Hacking trial: Andy Coulson ‘knew of special project to monitor royal aides,’ Clive Goodman tells Old Bailey
The former royal editor of the NOTW alleges Mr Coulson was aware of the so called 'Alexander' account used to disguise payments to private investigator Glen Mulcaire
James Cusick is political correspondent of The Independent and The Independent on Sunday. As an experienced member of the lobby, he has previously worked at The Sunday Times and the BBC. His career as a journalist has been split between print and television, including senior positions as producer with Sir David Frost and at BBC Newsnight. He is also an award-winning golf and travel writer, working for over a decade as the UK contributing editor for one of the USA’s leading golf magazines. He broadcasts regularly for the BBC and CNN. He lives in London.
Tuesday 18 March 2014
David Cameron's former spin doctor, Andy Coulson, authorised a special project that involved special payments to a private investigator to “monitor” the phones of aides to the royal family, a jury at the Old Bailey has heard.
The alleged £500 a week payments to Glen Mulcaire were made in late 2005 and 2006 during Mr Coulson's time as editor of Rupert Murdoch's then best-selling tabloid, the News of the World.
Clive Goodman gave evidence to the Court of what he alleges Mr Coulson knew of the “Alexander” project - the pseudonym used to disguise Mulcaire's role and the money paid to him.
Goodman, 56, the former royal editor of the NOTW, was in the witness box for a third day at the hacking trial. He told the jury that Mr Coulson demanded he find “new ways” of getting inside the royal family, especially the two young princes, William and Harry.
The 'Alexander' account had been set up by Mr Coulson, Goodman claimed. The cash paid to Mulcaire added to the £92,000 a year he was already receiving from his contract with the NOTW. Mulcaire was jailed on hacking charges in 2007 along with Goodman, and has pleaded guilty to hacking-related charges earlier in the trial.
According to Goodman, the then news editor at the NOTW, Greg Miskiw, knew he had been occasionally accessing the voicemails of the royals. However if personal access codes were changed, the method became redundant.
Goodman said that Miskiw, who pleaded guilty to hacking-related charges earlier in proceedings, put him in touch with Mulcaire. He told the court that Mulcaire offered to provide him with direct dial numbers (DDNs) for voicemail accounts and the allied pin numbers which would allow access to royal messages.
Goodman said he told Mr Coulson that there had been a “suggestion” that the access information on mobile phones was coming from Britain's security services [the intelligence agencies MI5 and MI6] who were already monitoring some of the royal family. Goodman said he was not sure if this was true or not.
Among a sequence of messages, which Goodman admitted had been obtained through hacking, was one from the former private secretary to the Duke and Duchess of Cambridge and Prince Harry, Jamie Lowther-Pinkerton.
Mr Lowther-Pinkerton trained at the Royal Military Academy Sandhurst (RMAS) in Berkshire, served with the Irish Guards, and is a former major attached to the Special Air Service (SAS).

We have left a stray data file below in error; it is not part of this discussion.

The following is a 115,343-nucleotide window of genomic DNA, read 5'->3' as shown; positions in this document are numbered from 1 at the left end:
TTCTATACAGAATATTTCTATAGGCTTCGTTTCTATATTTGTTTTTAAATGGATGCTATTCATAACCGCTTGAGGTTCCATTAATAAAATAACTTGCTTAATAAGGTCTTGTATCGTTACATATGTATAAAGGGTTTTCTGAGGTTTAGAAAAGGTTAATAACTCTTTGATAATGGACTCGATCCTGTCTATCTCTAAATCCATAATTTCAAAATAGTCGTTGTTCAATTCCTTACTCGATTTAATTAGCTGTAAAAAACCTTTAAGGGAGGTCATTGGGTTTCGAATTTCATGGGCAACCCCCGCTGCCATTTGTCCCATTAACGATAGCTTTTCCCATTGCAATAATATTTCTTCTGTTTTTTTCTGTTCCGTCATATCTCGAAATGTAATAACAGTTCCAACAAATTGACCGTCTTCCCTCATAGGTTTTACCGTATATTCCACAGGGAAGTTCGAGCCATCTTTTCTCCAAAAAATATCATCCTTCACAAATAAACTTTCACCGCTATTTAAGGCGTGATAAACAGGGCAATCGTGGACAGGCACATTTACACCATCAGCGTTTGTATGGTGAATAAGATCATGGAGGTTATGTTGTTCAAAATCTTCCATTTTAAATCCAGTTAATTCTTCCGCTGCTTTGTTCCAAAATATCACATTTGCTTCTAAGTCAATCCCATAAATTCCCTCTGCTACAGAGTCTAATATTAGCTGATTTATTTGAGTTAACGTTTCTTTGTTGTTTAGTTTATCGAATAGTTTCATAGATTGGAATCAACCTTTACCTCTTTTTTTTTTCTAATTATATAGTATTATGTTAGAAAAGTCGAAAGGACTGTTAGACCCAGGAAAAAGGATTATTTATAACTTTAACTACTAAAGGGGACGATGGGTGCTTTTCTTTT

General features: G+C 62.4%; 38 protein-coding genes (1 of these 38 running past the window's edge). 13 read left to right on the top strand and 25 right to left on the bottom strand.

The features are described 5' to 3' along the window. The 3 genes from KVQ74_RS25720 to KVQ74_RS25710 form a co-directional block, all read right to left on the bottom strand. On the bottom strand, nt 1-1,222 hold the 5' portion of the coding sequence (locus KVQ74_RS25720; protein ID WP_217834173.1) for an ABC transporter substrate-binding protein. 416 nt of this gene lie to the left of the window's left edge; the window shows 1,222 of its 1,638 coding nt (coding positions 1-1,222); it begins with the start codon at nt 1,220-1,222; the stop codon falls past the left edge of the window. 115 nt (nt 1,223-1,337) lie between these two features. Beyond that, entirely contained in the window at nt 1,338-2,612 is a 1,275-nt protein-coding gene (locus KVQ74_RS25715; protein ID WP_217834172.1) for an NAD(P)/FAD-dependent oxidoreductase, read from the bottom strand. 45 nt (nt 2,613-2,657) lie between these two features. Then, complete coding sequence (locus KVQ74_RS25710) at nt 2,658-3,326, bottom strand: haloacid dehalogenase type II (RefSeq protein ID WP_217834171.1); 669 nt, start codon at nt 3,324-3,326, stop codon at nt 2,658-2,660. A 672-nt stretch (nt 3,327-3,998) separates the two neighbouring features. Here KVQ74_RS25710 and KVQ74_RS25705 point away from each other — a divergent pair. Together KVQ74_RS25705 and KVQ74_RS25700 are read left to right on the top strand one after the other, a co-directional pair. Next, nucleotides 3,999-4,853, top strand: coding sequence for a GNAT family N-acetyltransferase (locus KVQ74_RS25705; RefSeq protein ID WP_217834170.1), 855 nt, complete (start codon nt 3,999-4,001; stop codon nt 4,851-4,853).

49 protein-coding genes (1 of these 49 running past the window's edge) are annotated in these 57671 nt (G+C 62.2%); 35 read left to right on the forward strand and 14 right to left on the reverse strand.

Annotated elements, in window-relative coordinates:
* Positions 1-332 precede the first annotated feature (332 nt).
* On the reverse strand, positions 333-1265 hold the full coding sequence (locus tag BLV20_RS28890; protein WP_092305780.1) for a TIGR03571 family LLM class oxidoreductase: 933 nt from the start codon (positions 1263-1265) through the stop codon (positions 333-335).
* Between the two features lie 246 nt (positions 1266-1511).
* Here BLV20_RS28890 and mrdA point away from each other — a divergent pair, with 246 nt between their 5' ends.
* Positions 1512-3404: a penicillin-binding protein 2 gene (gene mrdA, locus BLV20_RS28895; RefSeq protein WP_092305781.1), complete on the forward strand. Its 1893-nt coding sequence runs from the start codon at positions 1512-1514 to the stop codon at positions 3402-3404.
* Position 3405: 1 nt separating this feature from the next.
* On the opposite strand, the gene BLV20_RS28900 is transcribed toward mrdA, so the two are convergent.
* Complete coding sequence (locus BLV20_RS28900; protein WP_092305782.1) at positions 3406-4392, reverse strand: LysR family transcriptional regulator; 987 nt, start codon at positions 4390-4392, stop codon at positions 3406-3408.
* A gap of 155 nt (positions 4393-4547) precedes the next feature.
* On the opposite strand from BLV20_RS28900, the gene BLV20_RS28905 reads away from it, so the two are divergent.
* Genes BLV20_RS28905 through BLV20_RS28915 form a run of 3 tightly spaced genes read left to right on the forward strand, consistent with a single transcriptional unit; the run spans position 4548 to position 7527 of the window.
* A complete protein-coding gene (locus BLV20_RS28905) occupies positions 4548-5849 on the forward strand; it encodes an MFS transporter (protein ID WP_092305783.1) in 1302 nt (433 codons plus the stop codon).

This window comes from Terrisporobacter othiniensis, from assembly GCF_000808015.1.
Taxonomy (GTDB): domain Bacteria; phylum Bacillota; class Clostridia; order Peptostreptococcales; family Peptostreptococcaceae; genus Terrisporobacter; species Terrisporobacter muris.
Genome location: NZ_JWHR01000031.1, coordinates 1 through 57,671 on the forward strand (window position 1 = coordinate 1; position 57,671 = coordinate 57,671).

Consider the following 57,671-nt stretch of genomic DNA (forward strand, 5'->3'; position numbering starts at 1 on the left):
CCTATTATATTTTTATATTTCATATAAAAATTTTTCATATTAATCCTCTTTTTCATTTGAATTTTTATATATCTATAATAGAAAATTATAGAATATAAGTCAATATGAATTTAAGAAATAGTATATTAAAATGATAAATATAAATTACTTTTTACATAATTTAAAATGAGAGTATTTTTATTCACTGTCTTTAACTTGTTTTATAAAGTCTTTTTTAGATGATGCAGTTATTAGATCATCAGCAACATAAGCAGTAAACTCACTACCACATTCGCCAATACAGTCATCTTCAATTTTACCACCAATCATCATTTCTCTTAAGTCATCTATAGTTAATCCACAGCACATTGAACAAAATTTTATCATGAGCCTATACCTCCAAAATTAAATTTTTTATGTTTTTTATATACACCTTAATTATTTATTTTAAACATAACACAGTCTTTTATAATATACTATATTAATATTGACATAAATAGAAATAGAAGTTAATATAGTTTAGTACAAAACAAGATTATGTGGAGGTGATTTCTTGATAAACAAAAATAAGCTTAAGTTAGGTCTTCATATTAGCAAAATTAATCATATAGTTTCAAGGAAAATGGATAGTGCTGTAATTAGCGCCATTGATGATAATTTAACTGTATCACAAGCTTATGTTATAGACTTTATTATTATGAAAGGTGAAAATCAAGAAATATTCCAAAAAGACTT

Goodman said that Mulcaire had contacted him in December 2005 and played him a voicemail that had been obtained from Mr Lowther-Pinkerton's phone. He said he made a transcript of the voicemail and had shown it to Mr Coulson and another senior journalist at the NOTW “so they could assess how strong” its contents were.
The transcript, the court was told, contained an emotional appeal to Mr Lowther-Pinkerton from Prince Harry, asking for help on an essay about the 1980 siege of the Iranian embassy in London. At the time the prince was in officer training at Sandhurst.
Goodman said: “It was a good story, but you need to convince people it was a good story. I had to show the transcript to the editor.”
The jury was shown an email from Goodman in which he told another NOTW journalist that Mr Coulson had been given a “full briefing” on the Sandhurst story transcript.
Asked by his defence counsel, David Spens QC, if Mr Coulson had been made “fully aware” of the facts, Goodman replied “completely” and said Mr Coulson told him “steam in”.
In one email exchange which discussed progress on the Sandhurst story, Goodman told Mr Coulson: “As we know it's 100 percent fact”.
Mr Lowther-Pinkerton was one of three royal aides targeted by Goodman. The others were Helen Asprey, the former assistant to princes William and Harry, and the former press secretary to the Prince of Wales, Paddy Harverson.
Goodman also told the court that some senior journalists working at the NOTW were involved in hacking on an “industrial scale”.
He told the jury that one senior journalist [who cannot be named for legal reasons] regularly hacked Mr Coulson's phone early in the morning to find out about stories suggested or assigned to other departments within the NOTW. The same journalist also hacked Rebekah Brooks, then editor of the other News International tabloid, The Sun. His aim, said Goodman, was to find out what the daily paper was planning.
Mr Coulson and Goodman both deny charges of conspiring to commit misconduct in public office.
The case continues.
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